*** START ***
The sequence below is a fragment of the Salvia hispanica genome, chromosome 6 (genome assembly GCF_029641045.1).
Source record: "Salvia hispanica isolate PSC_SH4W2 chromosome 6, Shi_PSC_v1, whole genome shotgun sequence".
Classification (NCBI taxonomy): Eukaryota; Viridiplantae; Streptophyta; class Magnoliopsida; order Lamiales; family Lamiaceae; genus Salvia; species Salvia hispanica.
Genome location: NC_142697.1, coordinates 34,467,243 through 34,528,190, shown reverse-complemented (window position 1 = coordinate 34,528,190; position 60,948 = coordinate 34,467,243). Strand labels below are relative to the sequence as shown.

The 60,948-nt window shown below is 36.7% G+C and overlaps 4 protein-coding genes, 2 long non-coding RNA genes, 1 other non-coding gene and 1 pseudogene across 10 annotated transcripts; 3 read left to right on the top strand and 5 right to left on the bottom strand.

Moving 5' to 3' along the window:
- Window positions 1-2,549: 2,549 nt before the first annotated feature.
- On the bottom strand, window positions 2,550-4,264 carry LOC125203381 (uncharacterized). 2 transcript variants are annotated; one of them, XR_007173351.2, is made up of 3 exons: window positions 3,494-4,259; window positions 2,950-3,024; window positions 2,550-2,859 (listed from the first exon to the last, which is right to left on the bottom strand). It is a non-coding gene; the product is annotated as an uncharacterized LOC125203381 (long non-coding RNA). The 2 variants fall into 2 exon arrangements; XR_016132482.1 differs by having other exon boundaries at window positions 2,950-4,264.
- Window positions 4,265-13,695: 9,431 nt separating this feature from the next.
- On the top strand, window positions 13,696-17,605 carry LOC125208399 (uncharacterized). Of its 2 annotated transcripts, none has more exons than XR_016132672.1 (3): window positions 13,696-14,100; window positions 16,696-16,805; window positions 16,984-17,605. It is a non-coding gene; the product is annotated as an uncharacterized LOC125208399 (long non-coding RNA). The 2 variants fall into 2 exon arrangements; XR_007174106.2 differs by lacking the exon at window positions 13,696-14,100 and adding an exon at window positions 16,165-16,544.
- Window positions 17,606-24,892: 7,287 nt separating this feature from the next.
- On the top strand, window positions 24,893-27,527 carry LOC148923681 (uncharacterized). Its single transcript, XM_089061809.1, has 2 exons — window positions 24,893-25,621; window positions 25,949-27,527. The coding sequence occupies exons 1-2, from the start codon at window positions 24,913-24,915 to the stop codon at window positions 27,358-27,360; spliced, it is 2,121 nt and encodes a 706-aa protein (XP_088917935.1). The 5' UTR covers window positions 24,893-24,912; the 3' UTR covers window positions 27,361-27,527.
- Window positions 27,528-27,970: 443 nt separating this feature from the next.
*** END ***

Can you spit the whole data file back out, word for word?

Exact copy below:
The sequence below is a fragment of the Salvia hispanica genome, chromosome 6 (genome assembly GCF_029641045.1).
Source record: "Salvia hispanica isolate PSC_SH4W2 chromosome 6, Shi_PSC_v1, whole genome shotgun sequence".
Classification (NCBI taxonomy): Eukaryota; Viridiplantae; Streptophyta; class Magnoliopsida; order Lamiales; family Lamiaceae; genus Salvia; species Salvia hispanica.
Genome location: NC_142697.1, coordinates 34,467,243 through 34,528,190, shown reverse-complemented (window position 1 = coordinate 34,528,190; position 60,948 = coordinate 34,467,243). Strand labels below are relative to the sequence as shown.

The 60,948-nt window shown below is 36.7% G+C and overlaps 4 protein-coding genes, 2 long non-coding RNA genes, 1 other non-coding gene and 1 pseudogene across 10 annotated transcripts; 3 read left to right on the top strand and 5 right to left on the bottom strand.

Moving 5' to 3' along the window:
- Window positions 1-2,549: 2,549 nt before the first annotated feature.
- On the bottom strand, window positions 2,550-4,264 carry LOC125203381 (uncharacterized). 2 transcript variants are annotated; one of them, XR_007173351.2, is made up of 3 exons: window positions 3,494-4,259; window positions 2,950-3,024; window positions 2,550-2,859 (listed from the first exon to the last, which is right to left on the bottom strand). It is a non-coding gene; the product is annotated as an uncharacterized LOC125203381 (long non-coding RNA). The 2 variants fall into 2 exon arrangements; XR_016132482.1 differs by having other exon boundaries at window positions 2,950-4,264.
- Window positions 4,265-13,695: 9,431 nt separating this feature from the next.
- On the top strand, window positions 13,696-17,605 carry LOC125208399 (uncharacterized). Of its 2 annotated transcripts, none has more exons than XR_016132672.1 (3): window positions 13,696-14,100; window positions 16,696-16,805; window positions 16,984-17,605. It is a non-coding gene; the product is annotated as an uncharacterized LOC125208399 (long non-coding RNA). The 2 variants fall into 2 exon arrangements; XR_007174106.2 differs by lacking the exon at window positions 13,696-14,100 and adding an exon at window positions 16,165-16,544.
- Window positions 17,606-24,892: 7,287 nt separating this feature from the next.
- On the top strand, window positions 24,893-27,527 carry LOC148923681 (uncharacterized). Its single transcript, XM_089061809.1, has 2 exons — window positions 24,893-25,621; window positions 25,949-27,527. The coding sequence occupies exons 1-2, from the start codon at window positions 24,913-24,915 to the stop codon at window positions 27,358-27,360; spliced, it is 2,121 nt and encodes a 706-aa protein (XP_088917935.1). The 5' UTR covers window positions 24,893-24,912; the 3' UTR covers window positions 27,361-27,527.
- Window positions 27,528-27,970: 443 nt separating this feature from the next.